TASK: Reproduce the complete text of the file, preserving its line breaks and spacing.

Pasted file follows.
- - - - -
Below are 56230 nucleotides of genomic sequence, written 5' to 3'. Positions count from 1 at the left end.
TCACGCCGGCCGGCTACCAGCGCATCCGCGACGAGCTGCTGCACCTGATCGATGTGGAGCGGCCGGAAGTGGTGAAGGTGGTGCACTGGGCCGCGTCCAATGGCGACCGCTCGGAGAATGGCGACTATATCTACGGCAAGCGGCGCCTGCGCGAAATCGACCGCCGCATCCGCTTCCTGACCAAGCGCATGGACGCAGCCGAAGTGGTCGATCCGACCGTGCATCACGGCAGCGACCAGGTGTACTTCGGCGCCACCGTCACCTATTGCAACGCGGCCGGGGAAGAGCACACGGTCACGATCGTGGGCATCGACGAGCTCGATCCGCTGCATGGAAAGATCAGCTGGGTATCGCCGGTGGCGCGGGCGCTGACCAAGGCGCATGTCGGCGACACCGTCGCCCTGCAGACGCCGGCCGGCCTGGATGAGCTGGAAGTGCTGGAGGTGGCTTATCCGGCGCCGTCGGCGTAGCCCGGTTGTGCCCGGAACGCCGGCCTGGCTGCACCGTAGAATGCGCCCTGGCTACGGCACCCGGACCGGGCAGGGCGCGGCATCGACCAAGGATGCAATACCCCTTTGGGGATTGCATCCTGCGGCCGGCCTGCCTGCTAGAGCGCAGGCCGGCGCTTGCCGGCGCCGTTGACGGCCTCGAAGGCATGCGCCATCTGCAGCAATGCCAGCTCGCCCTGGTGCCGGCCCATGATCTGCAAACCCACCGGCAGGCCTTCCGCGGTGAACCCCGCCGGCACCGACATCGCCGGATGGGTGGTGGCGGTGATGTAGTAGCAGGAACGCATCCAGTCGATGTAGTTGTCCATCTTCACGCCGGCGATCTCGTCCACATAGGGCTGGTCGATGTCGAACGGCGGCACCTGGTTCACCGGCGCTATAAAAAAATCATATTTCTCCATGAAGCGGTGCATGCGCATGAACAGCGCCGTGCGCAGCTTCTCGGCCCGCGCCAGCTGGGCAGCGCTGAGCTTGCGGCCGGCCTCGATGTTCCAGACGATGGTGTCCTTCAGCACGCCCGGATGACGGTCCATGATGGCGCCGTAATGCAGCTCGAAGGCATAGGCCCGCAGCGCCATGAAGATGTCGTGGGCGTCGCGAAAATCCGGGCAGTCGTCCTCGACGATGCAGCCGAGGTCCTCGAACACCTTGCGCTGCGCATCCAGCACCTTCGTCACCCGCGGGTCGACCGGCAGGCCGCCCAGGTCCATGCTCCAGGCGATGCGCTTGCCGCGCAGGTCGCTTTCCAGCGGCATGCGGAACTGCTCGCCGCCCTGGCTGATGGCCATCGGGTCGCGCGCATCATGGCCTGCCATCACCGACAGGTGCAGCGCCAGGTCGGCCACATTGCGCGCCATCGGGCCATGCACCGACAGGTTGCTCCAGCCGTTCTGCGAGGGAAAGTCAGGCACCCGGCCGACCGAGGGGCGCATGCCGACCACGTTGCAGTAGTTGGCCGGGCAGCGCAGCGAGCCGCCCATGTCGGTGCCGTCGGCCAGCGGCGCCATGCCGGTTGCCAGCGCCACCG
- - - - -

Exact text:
Below are 56230 nucleotides of genomic sequence, written 5' to 3'. Positions count from 1 at the left end.
TCACGCCGGCCGGCTACCAGCGCATCCGCGACGAGCTGCTGCACCTGATCGATGTGGAGCGGCCGGAAGTGGTGAAGGTGGTGCACTGGGCCGCGTCCAATGGCGACCGCTCGGAGAATGGCGACTATATCTACGGCAAGCGGCGCCTGCGCGAAATCGACCGCCGCATCCGCTTCCTGACCAAGCGCATGGACGCAGCCGAAGTGGTCGATCCGACCGTGCATCACGGCAGCGACCAGGTGTACTTCGGCGCCACCGTCACCTATTGCAACGCGGCCGGGGAAGAGCACACGGTCACGATCGTGGGCATCGACGAGCTCGATCCGCTGCATGGAAAGATCAGCTGGGTATCGCCGGTGGCGCGGGCGCTGACCAAGGCGCATGTCGGCGACACCGTCGCCCTGCAGACGCCGGCCGGCCTGGATGAGCTGGAAGTGCTGGAGGTGGCTTATCCGGCGCCGTCGGCGTAGCCCGGTTGTGCCCGGAACGCCGGCCTGGCTGCACCGTAGAATGCGCCCTGGCTACGGCACCCGGACCGGGCAGGGCGCGGCATCGACCAAGGATGCAATACCCCTTTGGGGATTGCATCCTGCGGCCGGCCTGCCTGCTAGAGCGCAGGCCGGCGCTTGCCGGCGCCGTTGACGGCCTCGAAGGCATGCGCCATCTGCAGCAATGCCAGCTCGCCCTGGTGCCGGCCCATGATCTGCAAACCCACCGGCAGGCCTTCCGCGGTGAACCCCGCCGGCACCGACATCGCCGGATGGGTGGTGGCGGTGATGTAGTAGCAGGAACGCATCCAGTCGATGTAGTTGTCCATCTTCACGCCGGCGATCTCGTCCACATAGGGCTGGTCGATGTCGAACGGCGGCACCTGGTTCACCGGCGCTATAAAAAAATCATATTTCTCCATGAAGCGGTGCATGCGCATGAACAGCGCCGTGCGCAGCTTCTCGGCCCGCGCCAGCTGGGCAGCGCTGAGCTTGCGGCCGGCCTCGATGTTCCAGACGATGGTGTCCTTCAGCACGCCCGGATGACGGTCCATGATGGCGCCGTAATGCAGCTCGAAGGCATAGGCCCGCAGCGCCATGAAGATGTCGTGGGCGTCGCGAAAATCCGGGCAGTCGTCCTCGACGATGCAGCCGAGGTCCTCGAACACCTTGCGCTGCGCATCCAGCACCTTCGTCACCCGCGGGTCGACCGGCAGGCCGCCCAGGTCCATGCTCCAGGCGATGCGCTTGCCGCGCAGGTCGCTTTCCAGCGGCATGCGGAACTGCTCGCCGCCCTGGCTGATGGCCATCGGGTCGCGCGCATCATGGCCTGCCATCACCGACAGGTGCAGCGCCAGGTCGGCCACATTGCGCGCCATCGGGCCATGCACCGACAGGTTGCTCCAGCCGTTCTGCGAGGGAAAGTCAGGCACCCGGCCGACCGAGGGGCGCATGCCGACCACGTTGCAGTAGTTGGCCGGGCAGCGCAGCGAGCCGCCCATGTCGGTGCCGTCGGCCAGCGGCGCCATGCCGGTTGCCAGCGCCACCG